The cat's real name was Ledaig and he was one of three ginger toms that live in the town. He was well known to the locals and slept all over public and private property. Stewart created a Facebook page for him in February 2011 (check out the handsome chap on Facebook here and on his own website here), several months prior to the commission of a children's book by Birlinn. But what, exactly, was the legal basis for the alleged infringement? It has been a little tricky to get a handle on what the artist claimed copyright in; at points it appeared to be rights in the title and at others, to the concept of a fictional celebrity cat from Tobermory as expressed on a Facebook page. Essentially, it appears to have been the idea of the cat that was contested, and it is almost trite to restate the basic principle that a concept or idea is not capable of copyright protection. On the face of it, there does not seem to be a case for copyright infringement against the publisher and author. However, trade mark proceedings appear to be afoot. Stewart is currently seeking trade mark registration for 'Tobermory Cat', and if a letter alleged to be from the publisher's lawyer posted on the Facebook page is accurate, it is likely to be subject to opposition proceedings if registration is accepted.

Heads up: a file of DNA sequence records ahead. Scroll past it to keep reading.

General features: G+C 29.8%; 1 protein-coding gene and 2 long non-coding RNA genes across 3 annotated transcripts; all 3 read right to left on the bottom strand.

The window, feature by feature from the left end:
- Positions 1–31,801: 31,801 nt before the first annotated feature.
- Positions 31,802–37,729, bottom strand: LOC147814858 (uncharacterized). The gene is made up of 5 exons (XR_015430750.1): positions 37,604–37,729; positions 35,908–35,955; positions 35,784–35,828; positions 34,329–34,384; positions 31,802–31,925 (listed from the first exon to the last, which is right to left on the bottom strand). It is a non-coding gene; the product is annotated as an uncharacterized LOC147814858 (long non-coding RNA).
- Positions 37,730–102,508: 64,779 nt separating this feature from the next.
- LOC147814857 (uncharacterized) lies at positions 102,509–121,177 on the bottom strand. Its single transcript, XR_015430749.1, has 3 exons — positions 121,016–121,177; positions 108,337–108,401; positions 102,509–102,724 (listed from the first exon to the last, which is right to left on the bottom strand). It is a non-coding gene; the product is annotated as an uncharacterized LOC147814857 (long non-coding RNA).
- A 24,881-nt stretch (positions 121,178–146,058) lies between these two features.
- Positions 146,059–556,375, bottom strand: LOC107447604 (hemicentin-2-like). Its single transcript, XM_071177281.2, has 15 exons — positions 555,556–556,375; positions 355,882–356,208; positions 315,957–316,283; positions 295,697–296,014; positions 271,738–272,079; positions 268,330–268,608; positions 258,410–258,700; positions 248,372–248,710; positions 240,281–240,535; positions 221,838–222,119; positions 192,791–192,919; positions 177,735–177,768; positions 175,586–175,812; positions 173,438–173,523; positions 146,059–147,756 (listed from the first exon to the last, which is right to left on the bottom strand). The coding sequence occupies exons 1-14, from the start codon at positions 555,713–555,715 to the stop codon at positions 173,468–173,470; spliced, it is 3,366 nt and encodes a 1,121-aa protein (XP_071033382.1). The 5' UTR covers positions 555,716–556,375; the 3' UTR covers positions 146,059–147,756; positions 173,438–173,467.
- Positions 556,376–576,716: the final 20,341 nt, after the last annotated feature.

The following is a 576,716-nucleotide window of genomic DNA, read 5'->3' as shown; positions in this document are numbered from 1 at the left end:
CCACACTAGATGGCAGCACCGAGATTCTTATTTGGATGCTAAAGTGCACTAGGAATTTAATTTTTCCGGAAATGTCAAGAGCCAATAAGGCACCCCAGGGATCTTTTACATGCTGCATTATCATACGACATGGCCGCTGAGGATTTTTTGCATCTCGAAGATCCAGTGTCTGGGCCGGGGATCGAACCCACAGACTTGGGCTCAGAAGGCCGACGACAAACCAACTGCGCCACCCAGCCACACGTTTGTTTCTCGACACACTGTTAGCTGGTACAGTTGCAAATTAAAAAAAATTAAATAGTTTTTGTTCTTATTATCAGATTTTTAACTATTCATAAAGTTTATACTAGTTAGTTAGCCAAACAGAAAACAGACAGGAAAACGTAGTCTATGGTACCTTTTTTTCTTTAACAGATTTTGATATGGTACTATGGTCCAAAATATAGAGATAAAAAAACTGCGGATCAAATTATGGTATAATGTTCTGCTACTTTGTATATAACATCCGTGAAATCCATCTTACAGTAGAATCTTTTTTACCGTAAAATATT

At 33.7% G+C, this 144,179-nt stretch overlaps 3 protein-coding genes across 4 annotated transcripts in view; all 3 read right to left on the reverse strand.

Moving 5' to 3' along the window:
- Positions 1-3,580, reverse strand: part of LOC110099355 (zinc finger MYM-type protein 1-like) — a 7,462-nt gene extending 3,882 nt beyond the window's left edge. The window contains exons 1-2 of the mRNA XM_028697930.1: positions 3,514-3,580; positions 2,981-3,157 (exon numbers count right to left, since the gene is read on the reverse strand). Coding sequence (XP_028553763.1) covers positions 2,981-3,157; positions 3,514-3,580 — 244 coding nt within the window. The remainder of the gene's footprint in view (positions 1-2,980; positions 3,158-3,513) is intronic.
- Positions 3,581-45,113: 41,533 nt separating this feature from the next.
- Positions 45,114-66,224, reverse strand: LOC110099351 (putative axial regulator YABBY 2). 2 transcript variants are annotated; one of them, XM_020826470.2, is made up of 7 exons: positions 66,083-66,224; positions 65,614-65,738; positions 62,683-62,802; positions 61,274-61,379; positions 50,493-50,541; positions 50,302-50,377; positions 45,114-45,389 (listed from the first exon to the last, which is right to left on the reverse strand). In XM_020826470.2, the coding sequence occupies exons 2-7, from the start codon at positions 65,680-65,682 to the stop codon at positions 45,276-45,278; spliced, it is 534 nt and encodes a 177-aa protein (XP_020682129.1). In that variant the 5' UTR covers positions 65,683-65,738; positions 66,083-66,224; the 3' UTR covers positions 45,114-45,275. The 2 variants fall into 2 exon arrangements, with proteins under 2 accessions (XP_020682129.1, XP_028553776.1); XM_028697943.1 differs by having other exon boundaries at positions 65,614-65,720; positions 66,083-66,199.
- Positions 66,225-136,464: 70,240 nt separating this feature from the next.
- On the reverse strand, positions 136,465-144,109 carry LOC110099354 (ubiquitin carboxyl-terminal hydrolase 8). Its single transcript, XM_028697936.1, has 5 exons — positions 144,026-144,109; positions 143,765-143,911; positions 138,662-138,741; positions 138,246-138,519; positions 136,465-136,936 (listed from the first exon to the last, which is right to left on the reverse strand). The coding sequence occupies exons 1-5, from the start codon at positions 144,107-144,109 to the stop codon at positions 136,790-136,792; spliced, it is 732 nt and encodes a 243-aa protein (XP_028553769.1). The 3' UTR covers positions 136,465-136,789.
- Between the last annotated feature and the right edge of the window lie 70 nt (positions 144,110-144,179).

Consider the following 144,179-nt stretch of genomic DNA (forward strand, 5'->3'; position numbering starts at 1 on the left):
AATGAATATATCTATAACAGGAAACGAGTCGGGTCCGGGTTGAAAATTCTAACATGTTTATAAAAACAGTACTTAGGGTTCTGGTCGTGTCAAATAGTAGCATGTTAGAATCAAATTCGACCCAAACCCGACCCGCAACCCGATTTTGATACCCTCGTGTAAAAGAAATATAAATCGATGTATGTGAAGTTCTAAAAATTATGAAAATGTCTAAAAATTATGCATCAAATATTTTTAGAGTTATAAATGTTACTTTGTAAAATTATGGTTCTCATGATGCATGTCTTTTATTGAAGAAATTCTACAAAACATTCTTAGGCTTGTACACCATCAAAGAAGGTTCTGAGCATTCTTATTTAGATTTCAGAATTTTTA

So why has this Kat brought this bit of news to the IPKat readers attention? Well...a cat, copyright and publishing were involved, but also because the dispute deteriorated into an iniquitous internet campaign against the author because of the misapprehension of the basic rules of copyright. Gliori was named on the Facebook page and has since been victim to abuse on Twitter (she has blogged about her experience here), while the publisher reports receiving hate mail and anonymous phone calls (as reported by the Guardian here)...all over a ginger tom cat, that slept on cars and lived in Tobermory. Copyright can seem curious at times, but not as curious as how artists and authors who are meant to benefit from copyright protection can occasionally be unknowing of its substance.